Araujo set to compete at her first ParalympicsSupported by the Agitos Foundation, the 17-year-old swimmer is on the way to accomplish her biggest dream. 07 Sep 2016
“I learned to accept my impairment thanks to my mom Cledna Jeronimo. I really admire her. She taught me that the one who had to accept me was no other but myself,
At the early age of 13, Brazilian swimmer Cecilia de Araujo made the hard decision of leaving her hometown Natal to travel to Sao Paulo, where she could train under the best possible conditions to pursue her dream of qualifying for the Paralympic Games.
But Araujo could never imagine she would achieve her biggest goal only four years later, after being selected to compete at Rio 2016, where she will have the unique opportunity to take part in the world’s biggest Para sport event on home soil.
“I want to represent my country in the best possible way,” said Araujo, who was born with cerebral palsy.
The 17-year-old started swimming when she was three on medical advice. She has not stopped since then and has never seen her impairment as a barrier for personal growth.
“I learned to accept my impairment thanks to my mom Cledna Jeronimo. I really admire her. She taught me that the one who had to accept me was no other but myself,” she said.
Araujo’s hard work and self-belief paid off and, in 2013, she burst onto the international scene by winning several medals at the Buenos Aires Youth Parapan American Games.
“I remember it very well as an incredible experience since it was my first competition abroad,” she said.
Two years after claiming her first official titles as a swimmer, Araujo was invited to Sao Paulo, Brazil, by the Agitos Foundation, the development arm of the International Paralympic Committee, to take part in a training camp.
Background and family life: VIDEO
Over the last 18 months, a total of 155 athletes, coaches and classifiers from 23 countries, including Araujo, have benefitted from expert training provided during the Road to Rio 2016: Agitos Foundation Sessions. Organised in partnership with the Rio 2016 Organising Committee and Brazilian Paralympic Committee, the sessions aimed to improve coaching and Para sport standards as part of the legacy of Latin America’s first Paralympic Games.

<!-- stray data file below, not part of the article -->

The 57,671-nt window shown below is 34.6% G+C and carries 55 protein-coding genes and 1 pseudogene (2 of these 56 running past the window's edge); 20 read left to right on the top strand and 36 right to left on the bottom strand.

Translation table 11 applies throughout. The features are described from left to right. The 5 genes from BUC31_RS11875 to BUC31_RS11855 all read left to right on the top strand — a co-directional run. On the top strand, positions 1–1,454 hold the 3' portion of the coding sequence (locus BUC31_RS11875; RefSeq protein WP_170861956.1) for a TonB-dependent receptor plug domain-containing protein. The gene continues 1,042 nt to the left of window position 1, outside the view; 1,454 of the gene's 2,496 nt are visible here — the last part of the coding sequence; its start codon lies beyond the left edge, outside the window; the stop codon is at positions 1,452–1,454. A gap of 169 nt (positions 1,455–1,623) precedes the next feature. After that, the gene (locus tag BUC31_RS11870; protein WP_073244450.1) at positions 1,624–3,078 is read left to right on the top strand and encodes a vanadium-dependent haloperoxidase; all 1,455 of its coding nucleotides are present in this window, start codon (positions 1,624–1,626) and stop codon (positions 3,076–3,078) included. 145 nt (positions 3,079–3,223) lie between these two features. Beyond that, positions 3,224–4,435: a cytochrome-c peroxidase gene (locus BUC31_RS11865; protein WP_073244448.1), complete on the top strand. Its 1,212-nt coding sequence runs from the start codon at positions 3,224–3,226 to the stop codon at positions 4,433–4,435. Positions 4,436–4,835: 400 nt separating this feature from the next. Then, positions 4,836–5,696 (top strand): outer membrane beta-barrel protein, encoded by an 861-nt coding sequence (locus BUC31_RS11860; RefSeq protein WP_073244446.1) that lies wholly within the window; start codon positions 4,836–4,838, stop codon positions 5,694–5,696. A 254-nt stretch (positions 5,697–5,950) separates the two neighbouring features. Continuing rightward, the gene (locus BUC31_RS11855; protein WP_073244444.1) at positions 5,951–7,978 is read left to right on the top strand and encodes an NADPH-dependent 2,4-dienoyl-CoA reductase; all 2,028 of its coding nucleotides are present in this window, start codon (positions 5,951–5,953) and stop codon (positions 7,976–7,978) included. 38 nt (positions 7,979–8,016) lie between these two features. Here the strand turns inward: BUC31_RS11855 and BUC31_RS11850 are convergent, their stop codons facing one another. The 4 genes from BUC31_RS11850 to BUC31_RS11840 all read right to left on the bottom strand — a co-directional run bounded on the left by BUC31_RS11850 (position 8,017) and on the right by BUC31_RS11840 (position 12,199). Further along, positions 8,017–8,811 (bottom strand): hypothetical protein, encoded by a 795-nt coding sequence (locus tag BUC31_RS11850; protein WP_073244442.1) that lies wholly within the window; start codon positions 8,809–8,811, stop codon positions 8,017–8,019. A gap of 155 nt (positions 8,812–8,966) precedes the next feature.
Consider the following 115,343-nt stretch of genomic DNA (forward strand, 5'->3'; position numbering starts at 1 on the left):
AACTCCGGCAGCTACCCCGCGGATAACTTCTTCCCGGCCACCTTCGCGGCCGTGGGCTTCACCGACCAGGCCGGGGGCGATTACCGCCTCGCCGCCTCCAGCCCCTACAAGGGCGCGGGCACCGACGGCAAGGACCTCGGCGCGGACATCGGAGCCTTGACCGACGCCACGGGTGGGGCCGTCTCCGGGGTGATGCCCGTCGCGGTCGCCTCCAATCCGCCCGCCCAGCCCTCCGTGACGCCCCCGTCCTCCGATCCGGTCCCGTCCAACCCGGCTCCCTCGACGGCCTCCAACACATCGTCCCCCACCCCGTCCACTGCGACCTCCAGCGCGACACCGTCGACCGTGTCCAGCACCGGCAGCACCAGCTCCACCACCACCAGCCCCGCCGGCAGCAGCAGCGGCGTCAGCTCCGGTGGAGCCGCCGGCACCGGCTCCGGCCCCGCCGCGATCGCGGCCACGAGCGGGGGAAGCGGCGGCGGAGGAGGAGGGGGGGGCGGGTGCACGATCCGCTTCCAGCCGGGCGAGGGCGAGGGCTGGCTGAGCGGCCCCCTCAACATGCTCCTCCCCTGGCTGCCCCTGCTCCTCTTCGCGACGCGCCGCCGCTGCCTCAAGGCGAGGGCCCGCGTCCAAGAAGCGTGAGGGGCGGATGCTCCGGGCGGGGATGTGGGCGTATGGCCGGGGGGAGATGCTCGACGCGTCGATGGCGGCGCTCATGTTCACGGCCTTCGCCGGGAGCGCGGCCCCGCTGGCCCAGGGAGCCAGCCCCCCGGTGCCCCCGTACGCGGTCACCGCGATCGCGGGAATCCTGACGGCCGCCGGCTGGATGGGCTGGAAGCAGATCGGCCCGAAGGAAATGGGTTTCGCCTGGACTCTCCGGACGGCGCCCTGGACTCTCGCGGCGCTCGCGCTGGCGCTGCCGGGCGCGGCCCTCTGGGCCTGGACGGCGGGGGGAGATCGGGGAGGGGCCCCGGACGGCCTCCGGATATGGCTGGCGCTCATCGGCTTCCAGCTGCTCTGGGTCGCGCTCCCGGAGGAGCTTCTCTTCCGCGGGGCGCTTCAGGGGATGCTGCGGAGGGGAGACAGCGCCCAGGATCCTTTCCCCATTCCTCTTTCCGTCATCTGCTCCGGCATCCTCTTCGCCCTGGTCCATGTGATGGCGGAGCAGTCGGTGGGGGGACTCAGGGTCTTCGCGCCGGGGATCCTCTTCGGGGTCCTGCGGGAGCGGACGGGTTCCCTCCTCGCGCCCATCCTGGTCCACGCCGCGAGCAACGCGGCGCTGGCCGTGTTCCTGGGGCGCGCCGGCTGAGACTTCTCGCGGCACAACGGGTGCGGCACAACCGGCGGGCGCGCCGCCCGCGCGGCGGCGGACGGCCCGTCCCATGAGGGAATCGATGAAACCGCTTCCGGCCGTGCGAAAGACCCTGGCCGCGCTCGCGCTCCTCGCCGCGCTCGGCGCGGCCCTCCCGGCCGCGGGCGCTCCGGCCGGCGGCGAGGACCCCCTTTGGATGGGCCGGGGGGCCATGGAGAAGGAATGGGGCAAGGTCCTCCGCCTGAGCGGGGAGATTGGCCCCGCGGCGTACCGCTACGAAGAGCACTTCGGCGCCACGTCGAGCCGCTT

Araujo is one of eight athletes from Latin America whose remarkable stories are being told in a series of powerful short road to Rio 2016 films produced by the Agitos Foundation.
“The Agitos Foundation taught me that achieving my dreams depends on myself,” she said.
A few months after the training camp, Araujo showed great form at the Toronto 2015 Parapan American Games, winning bronze in both the 50m and 100m freestyle S8.
“I consider the two bronze medals a huge achievement,” she said.
But Toronto was only another stop in her so far short but fruitful career. In just a few days, Araujo will compete at her first Paralympic Games at Rio 2016.
“I want to show everyone that with effort, you can make your dreams come true,” she said.
Clean, broadcast quality versions of Araujo’s videos are available free of charge to all media. Requests should be submitted to firstname.lastname@example.org. The Agitos Foundation must be credited for all use of footage.
The Agitos Foundation road to Rio 2016 videos will feature at least one athlete per week until the 4 August, to show the compelling stories that exist in Para sport development as part of #TeamAgitos.
Anyone can use #TeamAgitos on social media to show they are part of the team for developing Para sport, whether they are fans, athletes, coaches, part of the Paralympic Movement or a partner organisation.